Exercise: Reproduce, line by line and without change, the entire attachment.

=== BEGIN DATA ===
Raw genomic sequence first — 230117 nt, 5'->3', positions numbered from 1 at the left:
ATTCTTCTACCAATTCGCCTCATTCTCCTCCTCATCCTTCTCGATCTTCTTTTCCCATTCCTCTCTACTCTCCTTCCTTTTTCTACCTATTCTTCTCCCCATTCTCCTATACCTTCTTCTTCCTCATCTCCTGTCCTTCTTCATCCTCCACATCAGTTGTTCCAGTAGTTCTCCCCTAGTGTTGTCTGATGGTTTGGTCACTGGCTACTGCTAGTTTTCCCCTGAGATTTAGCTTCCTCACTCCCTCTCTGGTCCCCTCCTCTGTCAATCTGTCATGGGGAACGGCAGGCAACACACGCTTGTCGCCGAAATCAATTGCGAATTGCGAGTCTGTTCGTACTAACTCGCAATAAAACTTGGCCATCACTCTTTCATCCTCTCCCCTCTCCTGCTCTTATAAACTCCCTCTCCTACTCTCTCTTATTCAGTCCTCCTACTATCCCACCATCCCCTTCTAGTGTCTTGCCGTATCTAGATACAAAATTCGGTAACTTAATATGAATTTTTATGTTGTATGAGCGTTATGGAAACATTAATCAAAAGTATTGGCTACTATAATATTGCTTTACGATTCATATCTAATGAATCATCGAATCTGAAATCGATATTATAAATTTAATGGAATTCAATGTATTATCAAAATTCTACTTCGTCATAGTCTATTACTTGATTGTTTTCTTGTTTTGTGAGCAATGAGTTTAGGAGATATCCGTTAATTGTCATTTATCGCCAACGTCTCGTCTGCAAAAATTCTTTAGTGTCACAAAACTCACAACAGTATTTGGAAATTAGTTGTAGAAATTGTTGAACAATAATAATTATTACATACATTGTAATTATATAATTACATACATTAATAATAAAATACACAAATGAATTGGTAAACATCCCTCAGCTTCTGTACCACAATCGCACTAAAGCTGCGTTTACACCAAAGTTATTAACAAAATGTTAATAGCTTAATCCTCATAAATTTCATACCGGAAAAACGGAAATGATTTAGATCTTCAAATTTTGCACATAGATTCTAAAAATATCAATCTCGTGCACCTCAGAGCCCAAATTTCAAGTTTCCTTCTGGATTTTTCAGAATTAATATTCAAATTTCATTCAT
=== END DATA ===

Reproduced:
Raw genomic sequence first — 230117 nt, 5'->3', positions numbered from 1 at the left:
ATTCTTCTACCAATTCGCCTCATTCTCCTCCTCATCCTTCTCGATCTTCTTTTCCCATTCCTCTCTACTCTCCTTCCTTTTTCTACCTATTCTTCTCCCCATTCTCCTATACCTTCTTCTTCCTCATCTCCTGTCCTTCTTCATCCTCCACATCAGTTGTTCCAGTAGTTCTCCCCTAGTGTTGTCTGATGGTTTGGTCACTGGCTACTGCTAGTTTTCCCCTGAGATTTAGCTTCCTCACTCCCTCTCTGGTCCCCTCCTCTGTCAATCTGTCATGGGGAACGGCAGGCAACACACGCTTGTCGCCGAAATCAATTGCGAATTGCGAGTCTGTTCGTACTAACTCGCAATAAAACTTGGCCATCACTCTTTCATCCTCTCCCCTCTCCTGCTCTTATAAACTCCCTCTCCTACTCTCTCTTATTCAGTCCTCCTACTATCCCACCATCCCCTTCTAGTGTCTTGCCGTATCTAGATACAAAATTCGGTAACTTAATATGAATTTTTATGTTGTATGAGCGTTATGGAAACATTAATCAAAAGTATTGGCTACTATAATATTGCTTTACGATTCATATCTAATGAATCATCGAATCTGAAATCGATATTATAAATTTAATGGAATTCAATGTATTATCAAAATTCTACTTCGTCATAGTCTATTACTTGATTGTTTTCTTGTTTTGTGAGCAATGAGTTTAGGAGATATCCGTTAATTGTCATTTATCGCCAACGTCTCGTCTGCAAAAATTCTTTAGTGTCACAAAACTCACAACAGTATTTGGAAATTAGTTGTAGAAATTGTTGAACAATAATAATTATTACATACATTGTAATTATATAATTACATACATTAATAATAAAATACACAAATGAATTGGTAAACATCCCTCAGCTTCTGTACCACAATCGCACTAAAGCTGCGTTTACACCAAAGTTATTAACAAAATGTTAATAGCTTAATCCTCATAAATTTCATACCGGAAAAACGGAAATGATTTAGATCTTCAAATTTTGCACATAGATTCTAAAAATATCAATCTCGTGCACCTCAGAGCCCAAATTTCAAGTTTCCTTCTGGATTTTTCAGAATTAATATTCAAATTTCATTCAT